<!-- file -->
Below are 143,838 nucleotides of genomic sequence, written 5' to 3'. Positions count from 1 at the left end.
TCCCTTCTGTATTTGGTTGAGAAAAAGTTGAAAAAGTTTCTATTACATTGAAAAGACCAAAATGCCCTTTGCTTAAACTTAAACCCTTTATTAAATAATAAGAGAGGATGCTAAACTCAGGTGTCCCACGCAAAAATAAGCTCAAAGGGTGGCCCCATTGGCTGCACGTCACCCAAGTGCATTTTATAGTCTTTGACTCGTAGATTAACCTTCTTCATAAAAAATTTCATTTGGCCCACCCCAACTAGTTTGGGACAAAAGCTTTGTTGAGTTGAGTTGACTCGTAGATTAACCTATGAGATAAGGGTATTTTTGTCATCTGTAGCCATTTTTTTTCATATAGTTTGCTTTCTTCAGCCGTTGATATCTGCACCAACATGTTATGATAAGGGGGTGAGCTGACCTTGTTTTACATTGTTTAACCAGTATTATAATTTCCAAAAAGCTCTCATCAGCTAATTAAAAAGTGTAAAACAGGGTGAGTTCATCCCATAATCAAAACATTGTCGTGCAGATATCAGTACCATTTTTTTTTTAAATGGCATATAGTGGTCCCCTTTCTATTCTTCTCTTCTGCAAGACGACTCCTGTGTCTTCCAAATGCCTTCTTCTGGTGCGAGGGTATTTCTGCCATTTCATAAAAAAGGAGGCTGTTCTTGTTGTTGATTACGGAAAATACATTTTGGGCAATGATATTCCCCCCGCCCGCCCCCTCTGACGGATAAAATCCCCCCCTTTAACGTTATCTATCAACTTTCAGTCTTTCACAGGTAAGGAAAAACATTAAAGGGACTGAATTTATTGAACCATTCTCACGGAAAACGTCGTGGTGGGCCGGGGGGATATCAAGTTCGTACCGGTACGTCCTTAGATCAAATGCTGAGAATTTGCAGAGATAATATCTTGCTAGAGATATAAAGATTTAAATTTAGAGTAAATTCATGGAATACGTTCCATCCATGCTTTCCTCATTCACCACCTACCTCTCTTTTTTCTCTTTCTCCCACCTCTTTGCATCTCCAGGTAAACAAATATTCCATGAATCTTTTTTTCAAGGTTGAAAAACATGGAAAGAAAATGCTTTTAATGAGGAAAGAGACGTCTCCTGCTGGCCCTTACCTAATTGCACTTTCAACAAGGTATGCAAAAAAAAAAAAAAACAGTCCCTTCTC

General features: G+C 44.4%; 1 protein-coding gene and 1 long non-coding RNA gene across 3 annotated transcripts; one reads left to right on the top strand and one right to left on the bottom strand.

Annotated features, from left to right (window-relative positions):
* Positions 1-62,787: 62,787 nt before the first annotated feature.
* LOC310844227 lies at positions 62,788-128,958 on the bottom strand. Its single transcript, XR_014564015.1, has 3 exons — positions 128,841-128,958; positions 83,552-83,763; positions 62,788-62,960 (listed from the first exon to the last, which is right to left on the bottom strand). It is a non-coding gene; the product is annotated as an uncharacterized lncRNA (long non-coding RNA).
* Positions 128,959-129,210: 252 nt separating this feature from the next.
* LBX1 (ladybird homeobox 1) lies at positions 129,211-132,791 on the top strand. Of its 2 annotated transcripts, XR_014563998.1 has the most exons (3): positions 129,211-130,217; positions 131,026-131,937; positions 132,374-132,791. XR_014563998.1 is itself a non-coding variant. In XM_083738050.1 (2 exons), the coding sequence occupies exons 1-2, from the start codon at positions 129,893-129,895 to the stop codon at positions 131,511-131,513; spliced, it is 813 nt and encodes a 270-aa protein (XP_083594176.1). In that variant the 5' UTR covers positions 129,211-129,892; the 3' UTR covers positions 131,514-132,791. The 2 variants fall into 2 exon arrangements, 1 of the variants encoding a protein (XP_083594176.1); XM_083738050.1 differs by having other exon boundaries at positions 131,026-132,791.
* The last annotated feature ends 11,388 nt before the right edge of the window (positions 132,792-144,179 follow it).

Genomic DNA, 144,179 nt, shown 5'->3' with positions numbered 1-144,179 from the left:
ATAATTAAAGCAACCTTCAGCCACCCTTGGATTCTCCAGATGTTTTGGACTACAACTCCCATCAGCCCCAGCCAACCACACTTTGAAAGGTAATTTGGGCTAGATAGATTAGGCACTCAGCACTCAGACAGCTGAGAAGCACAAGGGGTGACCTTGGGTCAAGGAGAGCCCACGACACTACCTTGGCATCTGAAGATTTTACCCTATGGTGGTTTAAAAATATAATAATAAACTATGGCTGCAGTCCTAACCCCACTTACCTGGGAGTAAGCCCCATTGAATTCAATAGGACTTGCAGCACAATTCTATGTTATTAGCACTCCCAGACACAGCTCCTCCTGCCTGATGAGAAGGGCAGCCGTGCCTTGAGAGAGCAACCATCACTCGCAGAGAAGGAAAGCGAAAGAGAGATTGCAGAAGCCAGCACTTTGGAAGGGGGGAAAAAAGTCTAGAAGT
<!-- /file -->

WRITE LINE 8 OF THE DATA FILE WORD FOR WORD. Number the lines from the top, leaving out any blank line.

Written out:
* LBX1 (ladybird homeobox 1) lies at positions 129,211-132,791 on the top strand. Of its 2 annotated transcripts, XR_014563998.1 has the most exons (3): positions 129,211-130,217; positions 131,026-131,937; positions 132,374-132,791. XR_014563998.1 is itself a non-coding variant. In XM_083738050.1 (2 exons), the coding sequence occupies exons 1-2, from the start codon at positions 129,893-129,895 to the stop codon at positions 131,511-131,513; spliced, it is 813 nt and encodes a 270-aa protein (XP_083594176.1). In that variant the 5' UTR covers positions 129,211-129,892; the 3' UTR covers positions 131,514-132,791. The 2 variants fall into 2 exon arrangements, 1 of the variants encoding a protein (XP_083594176.1); XM_083738050.1 differs by having other exon boundaries at positions 131,026-132,791.